Colossus and the biggest kit of the litter.
Sometimes homesteading breaks my heart. More specifically, the raising animals side of it does. I know that automatically there is loss inherent in raising meat animals, because their final purpose is to feed us. But I know that and brace for it and in my heart I know we gave them a great life while they were with us. When they don’t even get to have a life or feed us, it hurts worse, because it is what feels like a senseless death. I brace myself for those first day losses. I am prepared for them.
What I am not prepared for is having eight healthy, well-fed, wiggling kits one night, and then the next finding one at the bottom of the heap that has been crushed to death. Not from the weight of the litter, because that is next to nothing, but because his mama stepped on him. He was warm to the touch still because his siblings had kept him warm, but he was almost flat. We took him and buried him deep in the enclosed compost bin with the two others who did not survive. The practical part of me says maybe it’s time to start freezing the dead kits to take to SARDIS for the injured hawks and eagles and owls in recovery. But my heart couldn’t bear it yet. So instead they form a tiny litter that will one day give back to the earth and the soil.
I was very thankful to have so many warm and happy rabbits still living. Their antics and their joy as they play makes it hard to stay too sad. One of the biggest lessons death teaches us is that life goes on and we can still take pleasure in the wonders of it, even with a saddened heart. I am most thankful that little Colossus has survived and is thriving. To see his progress day by day is wonderful. He is still so much smaller than the others, but we weigh him every day and he remains on track. 7.7 ounces today. One week ago he was 4.1. Not quite, but close to having doubled his weight in a week.
And Sweetie Belle, my crazy, mean-tempered rabbit, has transformed into such a loving bundle it is hard to believe she is the same rabbit. Today when I opened the cage, she stepped up on me and into my arms. She let me sit and snuggle with her for ten minutes. Did she know my heart was breaking? Has she finally learned to trust me, that only good comes from my hands, and never any harm? Is she sick of her kits and weary because we took her nesting box away yesterday?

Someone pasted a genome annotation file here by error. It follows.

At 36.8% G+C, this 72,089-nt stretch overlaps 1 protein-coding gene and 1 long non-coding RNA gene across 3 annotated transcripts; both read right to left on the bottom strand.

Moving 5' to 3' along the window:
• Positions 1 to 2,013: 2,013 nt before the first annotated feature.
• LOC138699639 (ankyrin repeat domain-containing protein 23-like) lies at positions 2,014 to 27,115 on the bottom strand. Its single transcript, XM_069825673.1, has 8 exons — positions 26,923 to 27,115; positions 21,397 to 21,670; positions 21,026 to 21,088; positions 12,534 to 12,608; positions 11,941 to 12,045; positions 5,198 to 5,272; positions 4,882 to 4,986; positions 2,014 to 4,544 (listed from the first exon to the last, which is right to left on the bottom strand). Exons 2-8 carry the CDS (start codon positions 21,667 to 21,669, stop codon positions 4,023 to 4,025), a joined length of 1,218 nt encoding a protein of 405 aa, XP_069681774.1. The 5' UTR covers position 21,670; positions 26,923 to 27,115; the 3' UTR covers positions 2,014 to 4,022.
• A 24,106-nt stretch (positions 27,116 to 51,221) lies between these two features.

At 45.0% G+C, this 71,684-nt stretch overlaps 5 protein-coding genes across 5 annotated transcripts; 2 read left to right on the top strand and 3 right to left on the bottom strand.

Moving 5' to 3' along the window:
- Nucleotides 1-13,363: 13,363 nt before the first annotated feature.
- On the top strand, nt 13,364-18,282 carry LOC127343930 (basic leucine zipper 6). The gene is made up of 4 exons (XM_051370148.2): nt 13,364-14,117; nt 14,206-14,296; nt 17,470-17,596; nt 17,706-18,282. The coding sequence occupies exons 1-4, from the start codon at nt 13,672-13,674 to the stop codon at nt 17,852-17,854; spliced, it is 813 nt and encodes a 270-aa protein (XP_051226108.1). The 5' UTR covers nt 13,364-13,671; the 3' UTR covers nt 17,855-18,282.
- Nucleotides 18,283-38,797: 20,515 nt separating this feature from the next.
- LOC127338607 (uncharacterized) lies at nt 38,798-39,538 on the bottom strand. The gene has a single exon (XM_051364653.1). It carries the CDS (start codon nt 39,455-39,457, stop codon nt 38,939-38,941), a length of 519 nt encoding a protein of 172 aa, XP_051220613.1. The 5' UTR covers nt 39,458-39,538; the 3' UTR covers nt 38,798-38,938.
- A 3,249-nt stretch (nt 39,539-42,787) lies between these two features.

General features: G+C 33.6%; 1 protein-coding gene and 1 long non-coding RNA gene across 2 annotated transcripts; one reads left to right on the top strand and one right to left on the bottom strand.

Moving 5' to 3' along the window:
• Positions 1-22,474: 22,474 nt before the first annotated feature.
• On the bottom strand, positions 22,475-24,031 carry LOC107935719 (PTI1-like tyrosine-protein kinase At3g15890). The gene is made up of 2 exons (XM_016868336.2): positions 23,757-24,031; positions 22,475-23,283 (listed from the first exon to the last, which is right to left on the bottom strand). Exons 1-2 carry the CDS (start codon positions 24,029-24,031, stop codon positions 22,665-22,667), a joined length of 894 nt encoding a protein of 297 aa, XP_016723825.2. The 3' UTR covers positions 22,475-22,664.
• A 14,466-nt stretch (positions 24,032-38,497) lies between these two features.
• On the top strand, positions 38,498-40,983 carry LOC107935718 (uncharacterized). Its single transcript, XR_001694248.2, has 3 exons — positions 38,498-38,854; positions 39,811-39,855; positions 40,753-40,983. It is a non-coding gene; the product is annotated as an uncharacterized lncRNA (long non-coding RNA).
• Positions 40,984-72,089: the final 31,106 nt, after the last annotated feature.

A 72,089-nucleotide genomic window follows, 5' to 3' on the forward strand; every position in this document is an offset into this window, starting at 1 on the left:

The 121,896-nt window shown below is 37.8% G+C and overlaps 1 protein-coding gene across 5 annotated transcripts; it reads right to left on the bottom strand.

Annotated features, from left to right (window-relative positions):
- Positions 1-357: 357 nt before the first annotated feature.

And our second crazy, Serenity, stepped right out of her cage today and had no problems with us checking on her kits. She wanted to be pet, but not held. These mothering hormones do change them so much. Lola wasn’t affectionate, but neither was she mean. Lola isn’t, by nature. She’s skittish, but not mean and she’s protective, but she didn’t mind us taking out her nesting box either. I’m glad of it, because the dead one was in there and it wouldn’t have been good for it to stay in there. Even Andromeda who hates being taken out of her cage gave us an easier time of it. It did give me a glad heart for a while.
I can dwell on the loss of 3 kits in 3 days, or I can dwell on the lives of 51 healthy rabbits and hope that I will get a break with this death thing for a while now. I choose to do the latter. And snuggling the older kits helps me do that.
Now onto the living. I weighed Phoebe’s 4 Week olds yesterday and Piper’s today as they hit their respective ages. All are doing well. Only one still has weepy eye and it is much, much better.
Sweetie Belle’s First Litter at 4 Weeks:
Kit 1: 15.6 oz
Kit 2: 1 lb 0.7 oz
Kit 3: 1 lb 1.6 oz
Kit 4: 13.5 oz
Kit 5: 15.8 oz
Kit 6: 1 lb 1.7 oz
Kit 7: 13.8 oz
Kit 8: 1 lb 1.1 oz
Kit 9: 12.3 oz
Total Litter Weight: 8 lb 0.1 oz
Amount Gained This Week: 2 lb 6.5 oz
Piper’s Fifth Litter at 4 Weeks:
Kit 1: 7.7 oz (Colossus)
Kit 2: 1 lb 5 oz
Kit 3: 1 lb 5.1 oz
Kit 4: 1 lb 5.9 oz
Kit 5: 1 lb 8.2 oz
Kit 6: 1 lb 2.6 oz
Total Litter Weight: 7 lb 2.5 oz
Amount Gained This Week: 3 lb 1.8 oz
They are doing pretty good on the weight gain. As a reminder, Piper’s kits were born a day after Sweetie Belle’s. Piper’s kits are a good deal heavier for the most part. This is mostly because of the difference in litter size, but also, Piper has bigger kits even when matched to a similar or identical litter size of another doe. Part of this might be because of her age. She is the only doe that is over a year old at 1 and a half. Phoebe won’t be one until 1/2/14 and all the other does are younger still. And this is Sweetie Belle’s first litter so they will be a bit smaller because of that, too.
It does skew things a bit. Taking all that into account, I am happy with where they are at, especially little Colossus. When compared to previous data, he is about a week behind the weight of one of the other rabbit’s kits. In other words, smaller kits in various litters at 3 weeks old were around 7 or 8 ounces. So hopefully that means an extra week or two at the end will catch him up.